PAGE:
IBEW International President Lonnie Stephenson (left) participated in a Business Roundtable panel discussion in Columbus this week, promoting the role unions can play in helping companies solve their labor shortage problems.

IBEW International President Lonnie Stephenson was in Columbus this week to promote the role unions can play in helping companies solve their labor shortage problems.

"Forming strategic partnerships to provide apprenticeship programs can help pave the way for workers to get the right kind of training for today’s jobs and for the ones that will be created in the coming years,” Stephenson said. “Because we work very closely with many companies, we want to make sure we provide the skills our contractors need to go and do construction work for those businesses.”

About 100 labor, business, and education leaders from around Ohio took part in the two-day meeting, held at American Electric Power’s headquarters in the state’s capital. It was the first of several Workplace Partnership Initiative sessions planned for cities across the U.S. by Business Roundtable, which describes itself as an association of chief executive officers from the country’s leading companies.

On hand to support President Stephenson were International Secretary-Treasurer Kenneth Cooper, Fourth District International Vice President Brian Malloy (who also participated in a breakout panel discussion), and Utility Department Director Donnie Colston.

Stephenson touted the union’s many training centers — 20 in the Buckeye State alone —that benefit journeymen electrical workers and apprentices across the United States and Canada.

“Education is critical,” he said. “That’s why national standards are taught at all of our facilities, because it gives employers a high degree of confidence that IBEW members will be fully versed in them, no matter where they were trained or where they might go for work.”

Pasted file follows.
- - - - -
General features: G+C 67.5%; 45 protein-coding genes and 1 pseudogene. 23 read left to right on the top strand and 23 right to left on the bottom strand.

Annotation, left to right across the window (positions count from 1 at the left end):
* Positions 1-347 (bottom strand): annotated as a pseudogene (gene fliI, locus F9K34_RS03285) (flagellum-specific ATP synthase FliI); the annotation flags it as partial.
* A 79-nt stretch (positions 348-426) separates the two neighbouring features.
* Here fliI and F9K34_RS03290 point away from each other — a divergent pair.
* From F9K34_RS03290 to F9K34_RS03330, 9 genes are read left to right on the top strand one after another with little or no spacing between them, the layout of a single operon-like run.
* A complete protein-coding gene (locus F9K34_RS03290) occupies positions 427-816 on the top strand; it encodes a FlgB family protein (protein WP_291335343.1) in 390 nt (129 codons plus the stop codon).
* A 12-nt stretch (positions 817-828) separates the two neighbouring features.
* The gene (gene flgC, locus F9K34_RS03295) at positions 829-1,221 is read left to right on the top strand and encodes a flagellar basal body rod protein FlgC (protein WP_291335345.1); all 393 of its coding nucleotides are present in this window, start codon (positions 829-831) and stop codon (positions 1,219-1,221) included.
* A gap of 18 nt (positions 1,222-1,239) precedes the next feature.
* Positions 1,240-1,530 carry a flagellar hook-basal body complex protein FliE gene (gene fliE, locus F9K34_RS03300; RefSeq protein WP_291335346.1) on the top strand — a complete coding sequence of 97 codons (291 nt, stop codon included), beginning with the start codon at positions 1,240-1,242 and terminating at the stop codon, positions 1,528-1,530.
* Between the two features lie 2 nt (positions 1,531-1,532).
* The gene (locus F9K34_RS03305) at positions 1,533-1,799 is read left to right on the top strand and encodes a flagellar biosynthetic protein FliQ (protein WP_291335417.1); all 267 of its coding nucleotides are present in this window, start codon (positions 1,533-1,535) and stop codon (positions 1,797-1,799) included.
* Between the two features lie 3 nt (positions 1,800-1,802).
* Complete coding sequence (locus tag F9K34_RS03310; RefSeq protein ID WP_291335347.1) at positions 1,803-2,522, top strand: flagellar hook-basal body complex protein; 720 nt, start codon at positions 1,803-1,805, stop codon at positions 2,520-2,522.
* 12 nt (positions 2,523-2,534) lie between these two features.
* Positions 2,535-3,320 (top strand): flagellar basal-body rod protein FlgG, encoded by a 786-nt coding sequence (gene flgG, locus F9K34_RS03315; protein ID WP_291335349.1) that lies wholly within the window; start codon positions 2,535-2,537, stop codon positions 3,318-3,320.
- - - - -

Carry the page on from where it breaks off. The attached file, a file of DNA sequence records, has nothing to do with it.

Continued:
Some of these training centers operate alongside colleges and other educational institutions, Stephenson said, offering to journeymen and apprentices courses that evolve to keep up with rapid technological advances. Many centers offer advanced placement programs for high school students and veterans, he said.

“We have more than 40,000 apprentices currently in our system,” he said. “But we know that we need to reach out now to find applicants for next year and the year after that, always keeping in mind what employers are looking for and what kinds of skills applicants need in order to be successful in interviews for jobs in the trades.”

Business Roundtable leaders hope discussions like these will eventually spur school systems to craft flexible training programs designed to attract and prepare a diverse array of students for jobs in a variety of fields and trades.

“The goal is to really form partnerships between the corporate sector and higher education to scale up programs that will ultimately produce people who can take the jobs that our companies have available,” said Dane Linn, Business Roundtable’s vice president of workforce and education.

Stephenson noted that IBEW’s signatory contractors and business partners have long recognized that proper education is an investment that benefits all parties involved. As a result, training expenses are covered by our collective-bargaining agreements, meaning there is no cost to participants — or to taxpayers.

The IBEW represents nearly two-thirds of AEP’s workers across 11 central U.S. states, and President Stephenson thanked the utility’s chief executive officer, Nick Akins, for insisting that the union participate in this week’s meeting.

“We have to take a leadership role in terms of bringing the parties together to focus in on this issue,” Akins said. About 4,000 of AEP’s 18,000 employees are expected to retire by 2024, he said, and that makes locating skilled men and women who can replace them crucial.

Future regional roundtable kick-offs are planned for Salt Lake City, Milwaukee, Chicago, and the New York City and Washington, D.C., metropolitan areas.